Inside the Garage Labs of DIY Gene Hackers


When the future of genetic engineering arrived on Sebastian Cocioba’s doorstep, it was affixed to the back of a postcard from Austria with a little bit of packing tape.

Cocioba is a 25-year-old college dropout whose primary interest is tinkering with plant genetics in a lab he cobbled together from eBay. The lab is located in the spare bedroom of his parent’s lavish apartment in Long Island City, across the river from Manhattan. A few months ago, an internet friend from an online bio-hacking forum had sent him the lab’s latest addition: attached to that postcard was Crispr-Cas9.

Sebastian Cocioba with the Crispr protein shipped to him in the mail by a friend.

Sebastian Cocioba with the Crispr protein shipped to him in the mail by a friend.

Deposited onto a flimsy fragment of filter paper and wrapped in plastic, it looked like a tab of acid. But inside that crude packaging was the key to an incredibly precise DNA-editing technology that will revolutionize the world.

Crispr—a memorable acronym for the mouthful, “clustered regularly-interspaced short palindromic repeats”—gives scientists an unprecedented ability to decrypt and reorder genes, opening up a dazzling and terrifying universe of possibilities. This year, a top national security official called gene-editing a weapon of mass destruction—along with nuclear detonation, chemical weapons and cruise missiles—because it could be used to create “potentially harmful biological agents or products.”

Crispr is every sci-fi future that we have ever dreamed about or feared: designer babies, unlimited energy, and the end of genetic diseases like Alzheimer’s.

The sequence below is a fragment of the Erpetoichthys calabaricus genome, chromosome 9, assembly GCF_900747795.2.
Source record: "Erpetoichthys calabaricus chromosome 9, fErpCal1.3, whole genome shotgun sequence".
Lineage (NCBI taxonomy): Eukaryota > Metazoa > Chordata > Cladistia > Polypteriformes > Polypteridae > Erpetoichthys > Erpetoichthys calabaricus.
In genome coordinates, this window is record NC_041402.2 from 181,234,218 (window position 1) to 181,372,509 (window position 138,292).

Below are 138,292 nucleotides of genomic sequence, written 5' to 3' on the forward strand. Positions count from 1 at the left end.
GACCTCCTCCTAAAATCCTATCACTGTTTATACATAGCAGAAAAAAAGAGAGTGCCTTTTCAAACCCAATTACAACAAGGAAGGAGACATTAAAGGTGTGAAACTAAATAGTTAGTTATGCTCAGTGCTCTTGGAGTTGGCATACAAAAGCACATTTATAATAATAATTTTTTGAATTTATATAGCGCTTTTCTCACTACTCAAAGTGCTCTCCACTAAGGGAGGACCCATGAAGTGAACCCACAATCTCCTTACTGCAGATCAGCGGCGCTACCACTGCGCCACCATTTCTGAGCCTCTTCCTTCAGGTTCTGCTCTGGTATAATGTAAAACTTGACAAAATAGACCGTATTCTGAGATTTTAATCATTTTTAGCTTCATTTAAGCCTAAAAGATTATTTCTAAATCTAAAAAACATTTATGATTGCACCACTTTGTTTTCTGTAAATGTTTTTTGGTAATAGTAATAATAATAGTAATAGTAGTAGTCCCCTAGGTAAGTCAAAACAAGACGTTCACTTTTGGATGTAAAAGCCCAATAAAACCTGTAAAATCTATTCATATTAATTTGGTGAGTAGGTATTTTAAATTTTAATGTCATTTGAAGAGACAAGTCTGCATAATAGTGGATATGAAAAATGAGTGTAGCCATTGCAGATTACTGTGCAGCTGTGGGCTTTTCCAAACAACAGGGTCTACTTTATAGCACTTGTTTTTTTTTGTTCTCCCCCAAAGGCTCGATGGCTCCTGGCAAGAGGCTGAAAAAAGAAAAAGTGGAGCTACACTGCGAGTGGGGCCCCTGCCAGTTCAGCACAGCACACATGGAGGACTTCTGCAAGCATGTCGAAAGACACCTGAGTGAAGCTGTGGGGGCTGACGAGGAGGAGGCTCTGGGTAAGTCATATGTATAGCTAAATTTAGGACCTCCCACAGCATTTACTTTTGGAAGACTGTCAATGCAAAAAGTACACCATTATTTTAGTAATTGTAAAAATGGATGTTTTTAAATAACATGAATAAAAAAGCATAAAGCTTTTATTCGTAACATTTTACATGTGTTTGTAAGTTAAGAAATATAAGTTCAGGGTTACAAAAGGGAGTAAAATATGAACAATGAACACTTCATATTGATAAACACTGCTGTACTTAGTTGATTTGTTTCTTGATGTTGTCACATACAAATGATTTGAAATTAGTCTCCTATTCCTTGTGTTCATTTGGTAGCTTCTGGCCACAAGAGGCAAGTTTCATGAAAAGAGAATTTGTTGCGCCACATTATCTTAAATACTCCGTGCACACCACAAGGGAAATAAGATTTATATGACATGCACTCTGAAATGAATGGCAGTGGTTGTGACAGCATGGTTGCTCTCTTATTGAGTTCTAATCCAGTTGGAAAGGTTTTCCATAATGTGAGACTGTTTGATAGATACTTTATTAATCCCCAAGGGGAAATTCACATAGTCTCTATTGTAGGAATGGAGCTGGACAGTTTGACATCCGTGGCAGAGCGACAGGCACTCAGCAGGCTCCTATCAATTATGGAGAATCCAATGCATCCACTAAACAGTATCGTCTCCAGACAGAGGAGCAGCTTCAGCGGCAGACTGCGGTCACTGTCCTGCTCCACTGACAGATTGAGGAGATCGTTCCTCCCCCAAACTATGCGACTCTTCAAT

Researchers have used Crispr to make wheat resistant to a damaging blight; to alter 62 pig genes so they could, theoretically, grow human organs for transplant; and to edit a human embryo to repair a gene that causes a fatal blood disorder. But the biggest bonus in the eyes of DIY biohackers is that it makes at-home genetic experimentation astonishingly accessible.

Sebastian Cocioba in his parents living room, in which dozens of plants he has grown help mask the scent of his parents' smoking.

Sebastian Cocioba in his parents living room, in which dozens of plants he has grown help mask the scent of his parents’ smoking.

“If the genome was a book and you wanted to sneak a sentence into the middle and make it look like it was there the whole time, Crispr can do that,” Cocioba explained, vibrating with enthusiasm as he held between his thumb and forefinger a plastic-wrapped Pandora’s box.

Crispr, which arrived on the science scene in 2012, has made genetic engineering simpler, faster, and cheaper—and galvanized the movement of DIY scientists who want to try their hand at genetically modifying plants, insects, animals, and, someday, maybe even humans.

David Ishee, a 30-year-old Mississippi resident who never attended college, first started doing at-home experiments after seeing kits to make glowing plants online.

“My little lab is in my shed,” Ishee told me. “I have all the typical equipment and chemicals for genetic engineering and I built it for less than $1,000.”

Crispr, he said, will vastly expand the kind of experiments he’s able to do at home. Software like DeskGen already allows anyone to easily design custom DNA sequences and then have them delivered to their doorstep for a few hundred dollars. Crispr will allow Ishee to then insert those genes into a host organism with relative ease.